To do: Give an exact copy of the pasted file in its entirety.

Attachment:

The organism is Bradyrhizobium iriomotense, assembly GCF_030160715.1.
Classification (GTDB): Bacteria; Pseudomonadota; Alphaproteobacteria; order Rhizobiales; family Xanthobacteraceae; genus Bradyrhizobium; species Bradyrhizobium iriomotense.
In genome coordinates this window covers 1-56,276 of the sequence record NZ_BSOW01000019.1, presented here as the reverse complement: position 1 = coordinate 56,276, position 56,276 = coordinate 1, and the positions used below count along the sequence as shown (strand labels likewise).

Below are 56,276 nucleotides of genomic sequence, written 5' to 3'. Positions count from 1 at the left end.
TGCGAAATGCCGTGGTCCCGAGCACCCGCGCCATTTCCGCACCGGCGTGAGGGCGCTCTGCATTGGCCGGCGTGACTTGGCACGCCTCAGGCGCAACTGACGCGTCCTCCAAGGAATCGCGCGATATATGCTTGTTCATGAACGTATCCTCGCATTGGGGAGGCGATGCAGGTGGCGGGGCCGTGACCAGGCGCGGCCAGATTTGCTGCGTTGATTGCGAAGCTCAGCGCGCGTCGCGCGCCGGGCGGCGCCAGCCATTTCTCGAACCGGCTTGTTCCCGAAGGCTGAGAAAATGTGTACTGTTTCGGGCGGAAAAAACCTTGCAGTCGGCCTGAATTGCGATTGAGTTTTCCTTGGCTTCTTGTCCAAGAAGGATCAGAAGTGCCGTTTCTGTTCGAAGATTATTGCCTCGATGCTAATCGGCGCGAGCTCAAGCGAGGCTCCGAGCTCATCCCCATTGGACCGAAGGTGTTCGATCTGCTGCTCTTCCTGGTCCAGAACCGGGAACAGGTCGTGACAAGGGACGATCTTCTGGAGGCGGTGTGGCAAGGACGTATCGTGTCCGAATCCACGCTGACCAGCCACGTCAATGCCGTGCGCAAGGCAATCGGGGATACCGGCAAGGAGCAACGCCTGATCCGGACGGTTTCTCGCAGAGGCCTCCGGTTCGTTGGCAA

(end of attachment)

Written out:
The organism is Bradyrhizobium iriomotense, assembly GCF_030160715.1.
Classification (GTDB): Bacteria; Pseudomonadota; Alphaproteobacteria; order Rhizobiales; family Xanthobacteraceae; genus Bradyrhizobium; species Bradyrhizobium iriomotense.
In genome coordinates this window covers 1-56,276 of the sequence record NZ_BSOW01000019.1, presented here as the reverse complement: position 1 = coordinate 56,276, position 56,276 = coordinate 1, and the positions used below count along the sequence as shown (strand labels likewise).

Below are 56,276 nucleotides of genomic sequence, written 5' to 3'. Positions count from 1 at the left end.
TGCGAAATGCCGTGGTCCCGAGCACCCGCGCCATTTCCGCACCGGCGTGAGGGCGCTCTGCATTGGCCGGCGTGACTTGGCACGCCTCAGGCGCAACTGACGCGTCCTCCAAGGAATCGCGCGATATATGCTTGTTCATGAACGTATCCTCGCATTGGGGAGGCGATGCAGGTGGCGGGGCCGTGACCAGGCGCGGCCAGATTTGCTGCGTTGATTGCGAAGCTCAGCGCGCGTCGCGCGCCGGGCGGCGCCAGCCATTTCTCGAACCGGCTTGTTCCCGAAGGCTGAGAAAATGTGTACTGTTTCGGGCGGAAAAAACCTTGCAGTCGGCCTGAATTGCGATTGAGTTTTCCTTGGCTTCTTGTCCAAGAAGGATCAGAAGTGCCGTTTCTGTTCGAAGATTATTGCCTCGATGCTAATCGGCGCGAGCTCAAGCGAGGCTCCGAGCTCATCCCCATTGGACCGAAGGTGTTCGATCTGCTGCTCTTCCTGGTCCAGAACCGGGAACAGGTCGTGACAAGGGACGATCTTCTGGAGGCGGTGTGGCAAGGACGTATCGTGTCCGAATCCACGCTGACCAGCCACGTCAATGCCGTGCGCAAGGCAATCGGGGATACCGGCAAGGAGCAACGCCTGATCCGGACGGTTTCTCGCAGAGGCCTCCGGTTCGTTGGCAA